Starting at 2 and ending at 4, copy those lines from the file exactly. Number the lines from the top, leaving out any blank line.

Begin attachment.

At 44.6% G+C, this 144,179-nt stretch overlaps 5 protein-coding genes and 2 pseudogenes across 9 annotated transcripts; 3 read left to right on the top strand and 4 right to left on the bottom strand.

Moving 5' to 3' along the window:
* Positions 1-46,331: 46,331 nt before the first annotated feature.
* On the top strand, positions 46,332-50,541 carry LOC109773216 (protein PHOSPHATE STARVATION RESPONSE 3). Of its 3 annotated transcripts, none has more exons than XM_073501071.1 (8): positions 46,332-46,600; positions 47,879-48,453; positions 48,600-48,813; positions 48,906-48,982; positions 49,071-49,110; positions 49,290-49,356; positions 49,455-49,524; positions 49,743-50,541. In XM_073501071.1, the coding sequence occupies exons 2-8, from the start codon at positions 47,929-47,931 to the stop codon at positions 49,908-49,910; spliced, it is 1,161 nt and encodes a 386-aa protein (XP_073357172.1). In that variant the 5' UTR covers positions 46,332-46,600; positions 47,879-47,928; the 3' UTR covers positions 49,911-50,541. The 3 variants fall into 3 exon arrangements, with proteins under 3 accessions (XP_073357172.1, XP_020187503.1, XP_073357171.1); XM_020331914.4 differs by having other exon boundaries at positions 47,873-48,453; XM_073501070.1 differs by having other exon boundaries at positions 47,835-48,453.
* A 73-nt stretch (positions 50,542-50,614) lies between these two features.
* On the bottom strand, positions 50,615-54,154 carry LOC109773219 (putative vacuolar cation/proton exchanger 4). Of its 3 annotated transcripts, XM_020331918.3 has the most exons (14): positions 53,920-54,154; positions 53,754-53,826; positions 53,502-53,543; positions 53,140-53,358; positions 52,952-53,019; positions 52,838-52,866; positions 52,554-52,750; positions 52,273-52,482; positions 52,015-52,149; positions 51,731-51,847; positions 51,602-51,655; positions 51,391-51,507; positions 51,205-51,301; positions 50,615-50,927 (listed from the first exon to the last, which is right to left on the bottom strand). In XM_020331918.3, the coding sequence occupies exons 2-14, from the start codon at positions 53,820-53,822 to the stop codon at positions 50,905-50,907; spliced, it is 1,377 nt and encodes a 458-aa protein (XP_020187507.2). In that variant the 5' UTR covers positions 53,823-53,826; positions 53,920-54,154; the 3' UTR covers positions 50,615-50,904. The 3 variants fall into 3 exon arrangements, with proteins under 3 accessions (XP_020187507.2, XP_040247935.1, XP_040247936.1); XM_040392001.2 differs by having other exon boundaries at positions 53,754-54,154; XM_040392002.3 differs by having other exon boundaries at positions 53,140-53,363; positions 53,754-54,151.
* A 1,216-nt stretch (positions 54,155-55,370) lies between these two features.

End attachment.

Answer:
Moving 5' to 3' along the window:
* Positions 1-46,331: 46,331 nt before the first annotated feature.
* On the top strand, positions 46,332-50,541 carry LOC109773216 (protein PHOSPHATE STARVATION RESPONSE 3). Of its 3 annotated transcripts, none has more exons than XM_073501071.1 (8): positions 46,332-46,600; positions 47,879-48,453; positions 48,600-48,813; positions 48,906-48,982; positions 49,071-49,110; positions 49,290-49,356; positions 49,455-49,524; positions 49,743-50,541. In XM_073501071.1, the coding sequence occupies exons 2-8, from the start codon at positions 47,929-47,931 to the stop codon at positions 49,908-49,910; spliced, it is 1,161 nt and encodes a 386-aa protein (XP_073357172.1). In that variant the 5' UTR covers positions 46,332-46,600; positions 47,879-47,928; the 3' UTR covers positions 49,911-50,541. The 3 variants fall into 3 exon arrangements, with proteins under 3 accessions (XP_073357172.1, XP_020187503.1, XP_073357171.1); XM_020331914.4 differs by having other exon boundaries at positions 47,873-48,453; XM_073501070.1 differs by having other exon boundaries at positions 47,835-48,453.